We can find Mukachevo on the graphic index above by moving east to longitude 40°25′ and then north to latitude 48°27′, which should bring us to sheet number 4669 Munkács, which appears on the enlargement below.

Detail of Übersichtsblatt. [1916]. Library of Congress Geography and Map Division.

If patrons encounter difficulty in using the graphic index, then they may wish to consult the coordinate to sheet number index for sets of topographic maps of Austria-Hungary, Germany, and Poland (PDF, 812 KB). Keep in mind that the sheet number index employs longitude according to the Greenwich Prime Meridian. Thus, to locate the sheet depicting Mukachevo, which lies at latitude 48°27′ north and longitude as 22°45′ east of Greenwich, we search for the sheet covering the territory encompassed with latitude range of 48.15 - 48.30 and longitude range of 22.20 - 22.50, which gives us sheet 4669.

Step 4: Examine the Map

We now request the 1878 edition of sheet 4669, and see Munkács and its immediate environs in the northeast corner. Among the many features are the river Latorica, adjacent towns and villages, streets and roads, a post office, the railway line and its terminus, and nearby hills.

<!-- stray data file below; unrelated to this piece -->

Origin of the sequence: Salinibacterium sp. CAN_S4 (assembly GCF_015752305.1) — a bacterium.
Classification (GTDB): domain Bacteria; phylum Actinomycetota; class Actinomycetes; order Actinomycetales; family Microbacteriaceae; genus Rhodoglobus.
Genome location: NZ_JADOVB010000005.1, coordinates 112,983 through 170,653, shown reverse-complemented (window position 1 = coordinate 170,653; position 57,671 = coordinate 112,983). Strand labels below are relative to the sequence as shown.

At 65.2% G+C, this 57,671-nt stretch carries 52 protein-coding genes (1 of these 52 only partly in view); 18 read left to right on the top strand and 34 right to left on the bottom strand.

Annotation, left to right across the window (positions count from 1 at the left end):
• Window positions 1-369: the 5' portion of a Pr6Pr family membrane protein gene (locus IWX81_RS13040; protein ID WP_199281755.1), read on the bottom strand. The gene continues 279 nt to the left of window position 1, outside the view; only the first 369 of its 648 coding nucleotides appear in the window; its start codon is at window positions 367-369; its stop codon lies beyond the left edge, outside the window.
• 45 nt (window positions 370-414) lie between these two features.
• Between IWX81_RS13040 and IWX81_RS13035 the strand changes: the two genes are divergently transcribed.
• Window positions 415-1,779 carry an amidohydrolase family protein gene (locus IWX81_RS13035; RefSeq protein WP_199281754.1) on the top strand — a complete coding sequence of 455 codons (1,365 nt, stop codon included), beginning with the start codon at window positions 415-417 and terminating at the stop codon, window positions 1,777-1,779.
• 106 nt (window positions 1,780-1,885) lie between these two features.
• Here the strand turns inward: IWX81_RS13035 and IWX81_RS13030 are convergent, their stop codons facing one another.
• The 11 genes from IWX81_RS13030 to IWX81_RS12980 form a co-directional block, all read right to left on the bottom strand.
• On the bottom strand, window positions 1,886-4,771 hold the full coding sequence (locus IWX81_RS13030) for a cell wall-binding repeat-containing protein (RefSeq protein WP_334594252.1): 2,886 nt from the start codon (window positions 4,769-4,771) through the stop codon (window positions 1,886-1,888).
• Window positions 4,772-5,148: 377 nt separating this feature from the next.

Austro-Hungarian Monarchy. Militärgeographisches Institut, cartographer. Spezialkarte der ö̈sterreichisch-ungarischen Monarchie, sheet 4669. 1878. Library of Congress Geography and Map Division.

In agreement with our calculations Munkács lies at 48°27 ′N and 40°25′ east of Ferro, which is verified in the enlargement below.

Austro-Hungarian Monarchy. Militärgeographisches Institut, cartographer. Spezialkarte der ö̈sterreichisch-ungarischen Monarchie, sheet 4669. 1878. Library of Congress Geography and Map Division.

It will be of interest that the map division of the New York Public Library has digitized its collection of Spezialkarte der Osterreichisch-Ungarischen Monarchie External. At this time only a single edition of each sheet appears to be available; nevertheless, a helpful sheet of Zeichenerklärung (key to symbols) explains the relationship of the numerous figures on the maps to various cultural and natural features. If additional editions of sheets are needed, patrons can contact the Geography and Map Division for more information.